Saturday, September 26, 2009

Moving Day...

The time has come to move Random Colin over to Wordpress.  I've been thinking about it for awhile, and after looking Wordpress over it seems of offer all of the features that Blogger has plus a few, and I like the dashboard layout better too.  So off I go.  Posts and comments have all been moved over, and some new stuff has already been posted on the new blog.  I'm still working on moving the blog list, but I'll get it done in the next couple of days I'm sure.  I do hope that people will take the time to adjust their blogrolls and RSS feeds and links accordingly.  So here's the new address:

Thursday, September 24, 2009

The Bible isn't a bible...

A while ago Julia O'Brien had a post where she noted that in our culture we use the word "Bible" to refer to instruction manuals of all kinds.  She suggested that as long as we keep labeling the Bible as such people will think of it as an instruction manual and avoid it as literature.  She's right of course, but there's an even bigger problem for those of us who are Christians.  The bigger problem is that people will think of the Bible as an instruction manual and ignore it as Scripture.  No, the two things are not the same.

The Bible is a collection of a wide variety of literature which was written over a very long period of history (hundreds of years).  The primary unifying qualities of the Bible are that it all has to do with the God of Abraham, Isaac, and Jacob, and that over the course of time these books came to be thought of as revelatory literature by the broad community of faith.  That is to say, the Bible is about God and it was "chosen" (not in the sense of one time conscious decision, but in the sense of a long and organic progression) by the Church.  The consequence of this is that the Bible has many witnesses that often stand in deep tension with one another.  There is tension between the prophets and the Torah, between the prophets and the lament literature, between the Apocalyptic literature and the Gospels, and between the letters of Paul and the catholic letters.  There is tension all over.  The Bible does not have one, single, easily summarized, unitary message.  It is not an instruction book.  Your Bible is not a bible.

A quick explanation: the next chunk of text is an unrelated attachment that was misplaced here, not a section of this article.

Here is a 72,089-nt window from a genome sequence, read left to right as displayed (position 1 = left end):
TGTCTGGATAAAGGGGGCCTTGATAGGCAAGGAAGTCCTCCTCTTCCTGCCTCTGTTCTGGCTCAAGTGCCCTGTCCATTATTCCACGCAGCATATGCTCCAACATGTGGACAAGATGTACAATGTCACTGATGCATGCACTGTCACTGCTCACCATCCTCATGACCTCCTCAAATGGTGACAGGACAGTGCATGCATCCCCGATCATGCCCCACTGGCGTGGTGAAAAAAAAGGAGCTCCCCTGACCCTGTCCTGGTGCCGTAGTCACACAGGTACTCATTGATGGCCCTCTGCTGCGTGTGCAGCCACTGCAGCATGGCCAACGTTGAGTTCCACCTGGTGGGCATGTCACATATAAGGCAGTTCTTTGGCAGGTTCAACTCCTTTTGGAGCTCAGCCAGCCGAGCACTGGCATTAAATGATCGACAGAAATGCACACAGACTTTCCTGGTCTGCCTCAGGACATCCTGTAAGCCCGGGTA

I have heard it said that all biblical passages fall into two categories.  They are all either 1) promises, or 2) instructions.  Wrong.  Are there promises in the Bible?  Sure.  Are there instructions in the Bible?  Sure.  But there is a whole lot more as well.  There is poetry that describes pain.  There are narratives that tell tales of conflict and confusion, and of triumph and joy.  There are longing love letters.  There are instances of purest hate.  In the Bible you will find a wide variety of literary genres, a wide variety of themes, a wide variety of people, a wide variety of really almost everything.  That shouldn't be scary, but for some reason this scares evangelicals.  It scares us so much that we aren't allowed to critique the Bible, we aren't allowed to ask it difficult questions.  We accept it all dogmatically because we think it's all dogmatic, but it isn't.  There is room to question and challenge the Bible.  Do you know how I know this?  Because the Bible questions and challenges itself.  Ezekiel questions the Torah.  Lamentations questions Deuteronomy and the great deuteronomistic history.  Jesus questions the Law, even as he says that he does not set aside even one jot of it.